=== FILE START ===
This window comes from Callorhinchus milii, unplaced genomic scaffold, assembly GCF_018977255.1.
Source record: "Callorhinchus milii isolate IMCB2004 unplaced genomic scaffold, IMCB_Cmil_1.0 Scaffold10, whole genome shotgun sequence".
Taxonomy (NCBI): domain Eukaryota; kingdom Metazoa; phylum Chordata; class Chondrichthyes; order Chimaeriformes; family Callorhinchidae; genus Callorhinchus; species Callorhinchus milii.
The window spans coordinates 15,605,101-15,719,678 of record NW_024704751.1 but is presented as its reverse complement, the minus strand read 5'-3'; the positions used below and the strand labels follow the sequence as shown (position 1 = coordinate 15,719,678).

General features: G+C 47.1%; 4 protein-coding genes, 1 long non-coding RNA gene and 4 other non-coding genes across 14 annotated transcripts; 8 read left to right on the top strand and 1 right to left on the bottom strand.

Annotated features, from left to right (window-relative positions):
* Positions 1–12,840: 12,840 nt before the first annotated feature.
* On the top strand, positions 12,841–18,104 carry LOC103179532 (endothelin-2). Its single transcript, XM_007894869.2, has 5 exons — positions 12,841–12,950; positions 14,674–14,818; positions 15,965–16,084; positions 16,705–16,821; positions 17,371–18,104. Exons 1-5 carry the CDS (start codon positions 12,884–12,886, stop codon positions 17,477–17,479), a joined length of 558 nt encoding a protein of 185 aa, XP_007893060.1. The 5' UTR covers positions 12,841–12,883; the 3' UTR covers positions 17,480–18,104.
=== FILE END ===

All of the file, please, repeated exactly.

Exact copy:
This window comes from Callorhinchus milii, unplaced genomic scaffold, assembly GCF_018977255.1.
Source record: "Callorhinchus milii isolate IMCB2004 unplaced genomic scaffold, IMCB_Cmil_1.0 Scaffold10, whole genome shotgun sequence".
Taxonomy (NCBI): domain Eukaryota; kingdom Metazoa; phylum Chordata; class Chondrichthyes; order Chimaeriformes; family Callorhinchidae; genus Callorhinchus; species Callorhinchus milii.
The window spans coordinates 15,605,101-15,719,678 of record NW_024704751.1 but is presented as its reverse complement, the minus strand read 5'-3'; the positions used below and the strand labels follow the sequence as shown (position 1 = coordinate 15,719,678).

General features: G+C 47.1%; 4 protein-coding genes, 1 long non-coding RNA gene and 4 other non-coding genes across 14 annotated transcripts; 8 read left to right on the top strand and 1 right to left on the bottom strand.

Annotated features, from left to right (window-relative positions):
* Positions 1–12,840: 12,840 nt before the first annotated feature.
* On the top strand, positions 12,841–18,104 carry LOC103179532 (endothelin-2). Its single transcript, XM_007894869.2, has 5 exons — positions 12,841–12,950; positions 14,674–14,818; positions 15,965–16,084; positions 16,705–16,821; positions 17,371–18,104. Exons 1-5 carry the CDS (start codon positions 12,884–12,886, stop codon positions 17,477–17,479), a joined length of 558 nt encoding a protein of 185 aa, XP_007893060.1. The 5' UTR covers positions 12,841–12,883; the 3' UTR covers positions 17,480–18,104.